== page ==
Davis Cup: Are The ITF Ignoring Their Own Players For Profit?

David Haggerty, president of the ITF (zimbio.com)

On Wednesday, the International Tennis Federation (ITF) revealed their latest radical plan with the creation of the World Cup of Tennis. An event in Geneva that will host both Davis and Fed Cup finals.

The proposed event, which will be voted for in August this year, is the latest bid by the governing body of tennis to rejuvenate the team competition. ITF president David Haggerty has said that ‘change is needed to ensure that we maximize the full potential of these iconic and historic competitions.’ Whilst change is welcomed in sport, critics have started to question how much say their own players have in the new developments.

A main sticking point in the new plan is the neutral venue idea, breaking away with the tradition of a country hosting their own Davis Cup final. In 2016 many players spoke against the move. Novak Djokovic, who is a member of the ATP players council, accused the ITF in November of not listening to them.

“The only thing that they (the ITF) wanted to change is the neutral final, I think for next year or the year after that, which, talking to all the players on the council, most of the players also around the tour, nobody agrees with that.” The world No.4 said.
“You’re taking away from the players the one thing that players love about Davis Cup, which is the home tie, the home crowd.”

Djokovic is not alone in the criticism, indicating a disparity between the ITF and their own players. Jamie Murray is also a member of the ATP Players Council. The world No.5 in doubles believes no attention were paid to the opinions of players by the ITF when debating the new venue changes.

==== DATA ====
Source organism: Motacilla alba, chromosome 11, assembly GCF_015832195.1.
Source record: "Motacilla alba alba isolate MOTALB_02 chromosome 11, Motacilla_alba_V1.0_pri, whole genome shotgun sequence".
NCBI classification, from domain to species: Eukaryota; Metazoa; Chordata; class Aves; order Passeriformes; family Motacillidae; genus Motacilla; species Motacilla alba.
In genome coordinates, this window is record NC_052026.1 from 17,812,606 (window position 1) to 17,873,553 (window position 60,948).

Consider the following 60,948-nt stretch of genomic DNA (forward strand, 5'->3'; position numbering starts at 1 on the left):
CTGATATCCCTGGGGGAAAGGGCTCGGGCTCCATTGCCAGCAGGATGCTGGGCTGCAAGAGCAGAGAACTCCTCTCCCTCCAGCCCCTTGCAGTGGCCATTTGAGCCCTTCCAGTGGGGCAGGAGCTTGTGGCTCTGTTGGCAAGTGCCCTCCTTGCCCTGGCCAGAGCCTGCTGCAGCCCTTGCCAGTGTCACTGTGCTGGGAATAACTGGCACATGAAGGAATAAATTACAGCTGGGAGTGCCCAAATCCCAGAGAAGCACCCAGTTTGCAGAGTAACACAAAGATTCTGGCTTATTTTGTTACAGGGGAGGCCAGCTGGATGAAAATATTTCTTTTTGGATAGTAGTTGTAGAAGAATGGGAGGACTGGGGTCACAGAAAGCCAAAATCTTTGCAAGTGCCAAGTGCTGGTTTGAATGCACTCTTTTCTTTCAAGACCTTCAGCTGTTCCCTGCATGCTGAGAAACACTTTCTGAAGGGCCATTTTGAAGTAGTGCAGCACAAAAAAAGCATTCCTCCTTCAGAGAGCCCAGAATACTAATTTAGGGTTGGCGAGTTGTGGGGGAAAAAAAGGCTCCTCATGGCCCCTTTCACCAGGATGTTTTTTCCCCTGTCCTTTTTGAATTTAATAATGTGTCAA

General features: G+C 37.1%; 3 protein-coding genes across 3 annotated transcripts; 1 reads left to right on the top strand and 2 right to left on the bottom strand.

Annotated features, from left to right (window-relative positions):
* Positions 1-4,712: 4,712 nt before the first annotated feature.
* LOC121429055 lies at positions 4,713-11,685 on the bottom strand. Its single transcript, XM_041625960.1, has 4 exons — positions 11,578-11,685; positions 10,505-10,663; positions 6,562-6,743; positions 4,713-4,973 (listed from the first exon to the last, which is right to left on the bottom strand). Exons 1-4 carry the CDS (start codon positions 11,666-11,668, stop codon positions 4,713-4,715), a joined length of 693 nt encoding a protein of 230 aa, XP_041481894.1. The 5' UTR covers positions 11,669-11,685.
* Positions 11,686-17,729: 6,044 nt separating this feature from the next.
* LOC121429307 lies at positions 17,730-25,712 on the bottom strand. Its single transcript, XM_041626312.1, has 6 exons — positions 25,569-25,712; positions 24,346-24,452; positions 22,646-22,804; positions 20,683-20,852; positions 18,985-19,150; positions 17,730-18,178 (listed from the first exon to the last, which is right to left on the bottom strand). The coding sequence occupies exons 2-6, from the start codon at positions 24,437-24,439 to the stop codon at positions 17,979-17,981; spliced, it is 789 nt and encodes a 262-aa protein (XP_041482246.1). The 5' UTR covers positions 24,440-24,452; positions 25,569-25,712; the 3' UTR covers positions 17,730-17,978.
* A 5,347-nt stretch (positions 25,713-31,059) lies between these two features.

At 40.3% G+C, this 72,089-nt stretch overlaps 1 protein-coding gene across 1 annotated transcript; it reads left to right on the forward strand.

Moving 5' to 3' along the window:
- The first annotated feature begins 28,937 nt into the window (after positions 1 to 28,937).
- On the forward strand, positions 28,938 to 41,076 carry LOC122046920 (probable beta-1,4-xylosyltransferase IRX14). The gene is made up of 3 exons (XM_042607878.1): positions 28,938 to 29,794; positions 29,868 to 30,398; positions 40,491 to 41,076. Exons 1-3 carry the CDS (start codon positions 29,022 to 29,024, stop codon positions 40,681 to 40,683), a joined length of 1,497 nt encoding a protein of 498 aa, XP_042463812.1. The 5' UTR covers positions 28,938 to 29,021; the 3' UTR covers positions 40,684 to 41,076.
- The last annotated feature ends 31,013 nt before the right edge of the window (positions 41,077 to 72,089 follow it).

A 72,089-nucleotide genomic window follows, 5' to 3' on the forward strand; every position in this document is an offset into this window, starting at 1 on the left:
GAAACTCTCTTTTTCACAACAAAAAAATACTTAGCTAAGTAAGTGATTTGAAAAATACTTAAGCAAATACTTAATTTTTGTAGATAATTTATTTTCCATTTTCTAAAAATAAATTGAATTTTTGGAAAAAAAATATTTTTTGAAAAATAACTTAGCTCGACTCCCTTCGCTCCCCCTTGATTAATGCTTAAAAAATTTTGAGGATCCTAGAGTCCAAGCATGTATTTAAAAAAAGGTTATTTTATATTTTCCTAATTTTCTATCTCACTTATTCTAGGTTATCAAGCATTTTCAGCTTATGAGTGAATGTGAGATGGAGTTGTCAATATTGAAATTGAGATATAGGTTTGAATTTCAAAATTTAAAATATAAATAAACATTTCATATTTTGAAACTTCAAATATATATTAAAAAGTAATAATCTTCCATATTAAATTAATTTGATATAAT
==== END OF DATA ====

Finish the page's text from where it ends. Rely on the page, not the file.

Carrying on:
“We gave our opinions and then the next day the message was ‘we are going ahead anyway’. Neutral final, that sort of stuff. I can tell you the players do not want that, but they are pushing ahead with it.” Murray said earlier this year.

The drive for change in the Davis Cup comes as the event struggle to consistently attract the top players. Many have admitted that it is tough for them to participate because of the scheduling of the tournament, which hasn’t been addressed by the ITF. The Davis Cup takes part at different stages throughout the year.

Earlier this year, it was announced that the duration of Davis Cup singles matches will be reduced from five sets to three. On the other hand, the doubles will still be played in five sets with the ties still taking place over three days.

The differences continue

When the latest changes were announced by the ITF, Haggerty was keen to empathise that his organisation consulted with others about the process. His argument is that the new development would ensure a higher standard of the hosting venue.

“We’ve consulted widely and listened carefully, and believe we will deliver an exceptional new event for fans, players and nations.” He stated.

Despite the claims, the critics continue to voice their opposition. Brazilian doubles player Bruno Soares accused the ITF of ‘killing’ the competition with their latest changes. The Davis Cup has been played for 117 years.

Australian player Sam Groth, who has played in eight Davis Cup ties since 2008, has also hit out.

The world of tennis is run like a business. Therefore the ITF wants to revamp the Davis Cup in order to generate more revenue and public interest. On the other hand, as the mood of players continues to deteriorate, it appears the risky move could be doing more harm than good.

More players are becoming dissatisfied with the running of the event. Not only does it appear that their opinions are being disregarded, the ITF has failed to tackle the main issue they have – the scheduling of the event. It is for this reason why the Davis Cup faces an uncertain future.

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